The Winner Takes It All

In ABBA, cynics meet their Waterloo

Even if you don’t care for the clean, highly-engineered and very catchy sound of the Swedish singing group ABBA, there’s been no escaping their seemingly endless chain of hits from the mid-1970s on.

Then came the wave of revivals spurred by Priscilla Queen Of The Desert and Muriel’s Wedding, films where the characters’ love of ABBA tunes provide both plot points and nostalgia for audiences.

Now comes Mamma Mia – a North American production of a hit London, UK show that’s been sold out for a year – inspired by songs like “Dancing Queen,” “Waterloo” and, of the course, the title number. The local production by the Mirvishes stars Louise Pitre and Mary Ellen Mahoney.

Canadian actor and playwright Lee MacDougall, who also has a starring role, is quick to correct a common misperception – Mamma Mia is not about the band ABBA, but tells a tale that uses their music.

“It’s about a woman who lives on a Greek island and her daughter is getting married; the daughter invites three old boyfriends of the mother to the wedding. The whole thing’s a romantic comedy to find out which one is the father.”

MacDougall plays one of the boyfriends. Is he the father? “It’s a secret and a mystery; to reveal it would ruin a moment at the end of the show.”

MacDougall, familiar to fans of early John Greyson films as the lead in the little-seen The Making Of Monsters, is frequently cast in musicals and dramas across Canada, including shows at the Stratford and Shaw Festivals.

Reports from the UK have audiences leaving Mamma Mia singing ABBA songs euphorically, as if high on drugs. MacDougall knows people will love the show because they already know the material. “But the other thing is the way [writer] Catherine Johnson has woven the music in.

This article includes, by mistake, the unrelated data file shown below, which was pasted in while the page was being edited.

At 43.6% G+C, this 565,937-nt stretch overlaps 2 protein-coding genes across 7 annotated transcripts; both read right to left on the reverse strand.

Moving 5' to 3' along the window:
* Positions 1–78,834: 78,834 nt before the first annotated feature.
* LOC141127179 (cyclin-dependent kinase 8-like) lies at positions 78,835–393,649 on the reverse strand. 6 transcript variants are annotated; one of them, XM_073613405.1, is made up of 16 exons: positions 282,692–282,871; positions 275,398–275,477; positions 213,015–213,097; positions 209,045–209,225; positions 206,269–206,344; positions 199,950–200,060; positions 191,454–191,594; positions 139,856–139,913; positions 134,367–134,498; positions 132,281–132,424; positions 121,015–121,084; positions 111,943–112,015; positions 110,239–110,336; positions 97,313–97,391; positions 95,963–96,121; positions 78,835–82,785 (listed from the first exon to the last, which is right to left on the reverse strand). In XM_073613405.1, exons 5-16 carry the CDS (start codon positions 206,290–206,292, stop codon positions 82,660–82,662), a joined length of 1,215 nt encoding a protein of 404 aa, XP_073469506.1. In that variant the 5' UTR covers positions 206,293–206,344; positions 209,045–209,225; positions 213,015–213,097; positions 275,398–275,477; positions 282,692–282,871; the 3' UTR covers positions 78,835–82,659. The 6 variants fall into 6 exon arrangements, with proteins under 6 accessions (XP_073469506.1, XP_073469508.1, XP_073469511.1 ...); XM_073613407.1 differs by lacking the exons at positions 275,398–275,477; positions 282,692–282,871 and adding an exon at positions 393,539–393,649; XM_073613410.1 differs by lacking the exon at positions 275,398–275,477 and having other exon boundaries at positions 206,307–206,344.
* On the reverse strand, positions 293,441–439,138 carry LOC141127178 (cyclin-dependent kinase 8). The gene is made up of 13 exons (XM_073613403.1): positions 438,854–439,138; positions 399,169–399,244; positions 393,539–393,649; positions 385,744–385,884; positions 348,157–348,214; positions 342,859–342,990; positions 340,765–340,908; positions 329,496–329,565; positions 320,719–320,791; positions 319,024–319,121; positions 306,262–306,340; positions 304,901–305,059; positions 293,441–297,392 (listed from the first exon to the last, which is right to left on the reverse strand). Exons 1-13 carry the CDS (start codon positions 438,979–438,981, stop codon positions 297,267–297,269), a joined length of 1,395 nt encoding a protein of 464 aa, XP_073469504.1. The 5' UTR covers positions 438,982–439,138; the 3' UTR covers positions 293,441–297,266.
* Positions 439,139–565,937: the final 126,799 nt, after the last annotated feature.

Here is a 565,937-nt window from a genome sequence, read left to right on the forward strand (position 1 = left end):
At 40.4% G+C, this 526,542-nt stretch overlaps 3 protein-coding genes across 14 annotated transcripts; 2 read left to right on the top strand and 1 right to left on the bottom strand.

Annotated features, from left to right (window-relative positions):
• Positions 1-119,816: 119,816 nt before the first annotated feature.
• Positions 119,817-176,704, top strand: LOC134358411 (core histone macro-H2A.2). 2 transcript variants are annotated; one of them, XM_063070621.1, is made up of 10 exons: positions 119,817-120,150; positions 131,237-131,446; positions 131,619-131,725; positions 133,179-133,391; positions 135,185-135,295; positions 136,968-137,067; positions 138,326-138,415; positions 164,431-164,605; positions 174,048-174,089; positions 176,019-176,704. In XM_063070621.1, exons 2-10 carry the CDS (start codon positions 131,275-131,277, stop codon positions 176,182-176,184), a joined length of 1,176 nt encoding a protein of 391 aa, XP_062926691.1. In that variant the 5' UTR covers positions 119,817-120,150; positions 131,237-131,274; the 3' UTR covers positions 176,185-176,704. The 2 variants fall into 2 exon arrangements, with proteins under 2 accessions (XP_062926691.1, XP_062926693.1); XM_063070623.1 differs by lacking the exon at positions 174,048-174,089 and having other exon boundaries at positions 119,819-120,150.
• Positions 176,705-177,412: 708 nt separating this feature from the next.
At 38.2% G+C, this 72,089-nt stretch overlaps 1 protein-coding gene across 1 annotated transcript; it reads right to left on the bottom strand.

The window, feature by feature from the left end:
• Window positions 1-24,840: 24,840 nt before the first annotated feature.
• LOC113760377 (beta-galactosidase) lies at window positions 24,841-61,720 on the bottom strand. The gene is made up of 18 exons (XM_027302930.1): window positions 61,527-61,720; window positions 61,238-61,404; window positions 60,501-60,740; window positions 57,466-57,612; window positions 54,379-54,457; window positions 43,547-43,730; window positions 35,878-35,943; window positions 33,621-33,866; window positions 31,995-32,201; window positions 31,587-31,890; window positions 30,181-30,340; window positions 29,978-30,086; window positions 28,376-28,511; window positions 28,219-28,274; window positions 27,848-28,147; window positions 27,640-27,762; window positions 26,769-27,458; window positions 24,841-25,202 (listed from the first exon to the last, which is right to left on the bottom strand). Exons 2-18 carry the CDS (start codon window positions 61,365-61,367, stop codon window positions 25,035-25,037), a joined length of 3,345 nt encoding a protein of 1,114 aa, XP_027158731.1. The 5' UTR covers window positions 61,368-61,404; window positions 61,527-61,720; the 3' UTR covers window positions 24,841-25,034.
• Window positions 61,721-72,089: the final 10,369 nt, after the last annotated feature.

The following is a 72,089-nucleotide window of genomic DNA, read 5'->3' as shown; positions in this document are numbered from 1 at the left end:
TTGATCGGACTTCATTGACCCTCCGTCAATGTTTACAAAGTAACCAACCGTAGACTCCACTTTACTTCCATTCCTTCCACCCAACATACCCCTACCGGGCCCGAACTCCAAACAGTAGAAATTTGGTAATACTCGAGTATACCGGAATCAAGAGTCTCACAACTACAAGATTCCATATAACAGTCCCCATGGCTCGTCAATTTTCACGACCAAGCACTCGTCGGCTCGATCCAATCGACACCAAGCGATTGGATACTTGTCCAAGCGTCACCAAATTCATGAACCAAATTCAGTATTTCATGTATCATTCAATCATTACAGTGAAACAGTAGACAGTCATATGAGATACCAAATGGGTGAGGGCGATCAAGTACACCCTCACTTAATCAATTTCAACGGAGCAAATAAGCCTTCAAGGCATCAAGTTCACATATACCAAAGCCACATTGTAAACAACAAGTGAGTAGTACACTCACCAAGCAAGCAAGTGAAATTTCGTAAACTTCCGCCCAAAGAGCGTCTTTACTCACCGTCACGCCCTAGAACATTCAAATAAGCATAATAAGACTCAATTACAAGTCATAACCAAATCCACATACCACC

“You get the heartbreaking moment in the story with the mother, who’s lying on the bed, crying. One of her female friends turns to her and says, ‘Ch-chi-quita, tell me what’s wrong,’ and it just makes you laugh, the way they’ve used a song that you know and made it actually fit cheekily into the story. Happens all the way through; it’s very clever.”

MacDougall, 42, grew up in the “butch hockey-and-mining town” of Kirkland Lake in Northern Ontario and studied microbiology in Toronto before enrolling in Ryerson’s Theatre School. He turned to writing as answer to downtime between jobs.

“When you’re 38 you start to think the clock’s ticking here, I can’t watch Oprah day after day.” His hit play High Life was based on drug addicts he had lived with in Halifax. The premiere production starred Brent Carver and won MacDougall a Dora theatre award in 1996; it has since had many productions here and abroad. He’s now at work on his fourth play.


MacDougall lives in Stratford with his lover of 10 years, Tim French, a theatre director and choreographer. After 15 years in Toronto, MacDougall says, “I was getting tired of the big city. Every time I went away to work I found I enjoyed myself more living in a small town.”

He and French settled in Stratford. “It’s an hour and a half [from Toronto], it’s beautiful and it’s cheap: you can buy a house in Stratford for a hundred thousand.”

MacDougall has never bought an ABBA album; his own tastes run to jazz and classical. He says he was amazed at the first rehearsals because “I knew all the songs! Not word for word, but there wasn’t a song in the show I wasn’t familiar with – that’s how all-pervasive this music was in the late-70s and ’80s.”

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